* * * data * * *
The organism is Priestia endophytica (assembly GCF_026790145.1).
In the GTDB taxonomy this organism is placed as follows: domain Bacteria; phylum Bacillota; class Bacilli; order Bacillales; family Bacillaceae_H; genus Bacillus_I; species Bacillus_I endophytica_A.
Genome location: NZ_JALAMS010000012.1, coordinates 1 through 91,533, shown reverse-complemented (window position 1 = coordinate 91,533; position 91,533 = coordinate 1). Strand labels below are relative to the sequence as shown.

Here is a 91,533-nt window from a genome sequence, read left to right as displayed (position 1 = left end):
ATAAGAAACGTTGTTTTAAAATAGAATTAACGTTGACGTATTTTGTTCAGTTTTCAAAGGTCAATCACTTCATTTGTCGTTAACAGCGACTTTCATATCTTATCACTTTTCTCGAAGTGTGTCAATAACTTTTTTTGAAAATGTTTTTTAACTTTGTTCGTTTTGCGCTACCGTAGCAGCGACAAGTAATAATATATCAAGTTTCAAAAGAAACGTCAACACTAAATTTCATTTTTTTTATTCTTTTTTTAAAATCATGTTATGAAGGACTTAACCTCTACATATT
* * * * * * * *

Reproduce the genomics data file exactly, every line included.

The organism is Priestia endophytica (assembly GCF_026790145.1).
In the GTDB taxonomy this organism is placed as follows: domain Bacteria; phylum Bacillota; class Bacilli; order Bacillales; family Bacillaceae_H; genus Bacillus_I; species Bacillus_I endophytica_A.
Genome location: NZ_JALAMS010000012.1, coordinates 1 through 91,533, shown reverse-complemented (window position 1 = coordinate 91,533; position 91,533 = coordinate 1). Strand labels below are relative to the sequence as shown.

Here is a 91,533-nt window from a genome sequence, read left to right as displayed (position 1 = left end):
ATAAGAAACGTTGTTTTAAAATAGAATTAACGTTGACGTATTTTGTTCAGTTTTCAAAGGTCAATCACTTCATTTGTCGTTAACAGCGACTTTCATATCTTATCACTTTTCTCGAAGTGTGTCAATAACTTTTTTTGAAAATGTTTTTTAACTTTGTTCGTTTTGCGCTACCGTAGCAGCGACAAGTAATAATATATCAAGTTTCAAAAGAAACGTCAACACTAAATTTCATTTTTTTTATTCTTTTTTTAAAATCATGTTATGAAGGACTTAACCTCTACATATT